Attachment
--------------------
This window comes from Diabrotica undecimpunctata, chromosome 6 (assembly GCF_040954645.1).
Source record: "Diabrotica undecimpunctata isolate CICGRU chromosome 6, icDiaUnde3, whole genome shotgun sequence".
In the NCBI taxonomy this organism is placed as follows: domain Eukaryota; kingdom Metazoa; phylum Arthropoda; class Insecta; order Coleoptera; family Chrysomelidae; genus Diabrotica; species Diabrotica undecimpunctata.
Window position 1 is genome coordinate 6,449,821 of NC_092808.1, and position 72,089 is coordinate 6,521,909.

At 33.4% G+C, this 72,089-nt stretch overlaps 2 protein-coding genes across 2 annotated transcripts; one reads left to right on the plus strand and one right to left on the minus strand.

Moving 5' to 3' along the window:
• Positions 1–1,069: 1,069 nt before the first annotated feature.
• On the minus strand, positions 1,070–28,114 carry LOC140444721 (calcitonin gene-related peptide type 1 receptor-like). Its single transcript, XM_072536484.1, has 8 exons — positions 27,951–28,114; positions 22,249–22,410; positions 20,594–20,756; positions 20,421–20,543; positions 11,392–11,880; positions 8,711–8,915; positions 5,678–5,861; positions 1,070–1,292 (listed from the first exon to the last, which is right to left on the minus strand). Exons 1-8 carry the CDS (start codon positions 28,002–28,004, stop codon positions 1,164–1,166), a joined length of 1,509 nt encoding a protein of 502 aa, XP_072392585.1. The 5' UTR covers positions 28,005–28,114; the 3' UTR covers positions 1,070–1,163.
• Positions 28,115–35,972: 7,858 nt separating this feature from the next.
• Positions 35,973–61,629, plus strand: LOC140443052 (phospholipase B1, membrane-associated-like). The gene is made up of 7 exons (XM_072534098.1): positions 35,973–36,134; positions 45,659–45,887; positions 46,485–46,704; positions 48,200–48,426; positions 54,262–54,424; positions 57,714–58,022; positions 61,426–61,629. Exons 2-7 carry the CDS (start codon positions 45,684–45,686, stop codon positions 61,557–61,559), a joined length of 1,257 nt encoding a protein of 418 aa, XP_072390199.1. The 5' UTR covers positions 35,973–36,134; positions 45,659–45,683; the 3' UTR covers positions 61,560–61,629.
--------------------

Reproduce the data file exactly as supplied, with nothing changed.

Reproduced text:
This window comes from Diabrotica undecimpunctata, chromosome 6 (assembly GCF_040954645.1).
Source record: "Diabrotica undecimpunctata isolate CICGRU chromosome 6, icDiaUnde3, whole genome shotgun sequence".
In the NCBI taxonomy this organism is placed as follows: domain Eukaryota; kingdom Metazoa; phylum Arthropoda; class Insecta; order Coleoptera; family Chrysomelidae; genus Diabrotica; species Diabrotica undecimpunctata.
Window position 1 is genome coordinate 6,449,821 of NC_092808.1, and position 72,089 is coordinate 6,521,909.

At 33.4% G+C, this 72,089-nt stretch overlaps 2 protein-coding genes across 2 annotated transcripts; one reads left to right on the plus strand and one right to left on the minus strand.

Moving 5' to 3' along the window:
• Positions 1–1,069: 1,069 nt before the first annotated feature.
• On the minus strand, positions 1,070–28,114 carry LOC140444721 (calcitonin gene-related peptide type 1 receptor-like). Its single transcript, XM_072536484.1, has 8 exons — positions 27,951–28,114; positions 22,249–22,410; positions 20,594–20,756; positions 20,421–20,543; positions 11,392–11,880; positions 8,711–8,915; positions 5,678–5,861; positions 1,070–1,292 (listed from the first exon to the last, which is right to left on the minus strand). Exons 1-8 carry the CDS (start codon positions 28,002–28,004, stop codon positions 1,164–1,166), a joined length of 1,509 nt encoding a protein of 502 aa, XP_072392585.1. The 5' UTR covers positions 28,005–28,114; the 3' UTR covers positions 1,070–1,163.
• Positions 28,115–35,972: 7,858 nt separating this feature from the next.
• Positions 35,973–61,629, plus strand: LOC140443052 (phospholipase B1, membrane-associated-like). The gene is made up of 7 exons (XM_072534098.1): positions 35,973–36,134; positions 45,659–45,887; positions 46,485–46,704; positions 48,200–48,426; positions 54,262–54,424; positions 57,714–58,022; positions 61,426–61,629. Exons 2-7 carry the CDS (start codon positions 45,684–45,686, stop codon positions 61,557–61,559), a joined length of 1,257 nt encoding a protein of 418 aa, XP_072390199.1. The 5' UTR covers positions 35,973–36,134; positions 45,659–45,683; the 3' UTR covers positions 61,560–61,629.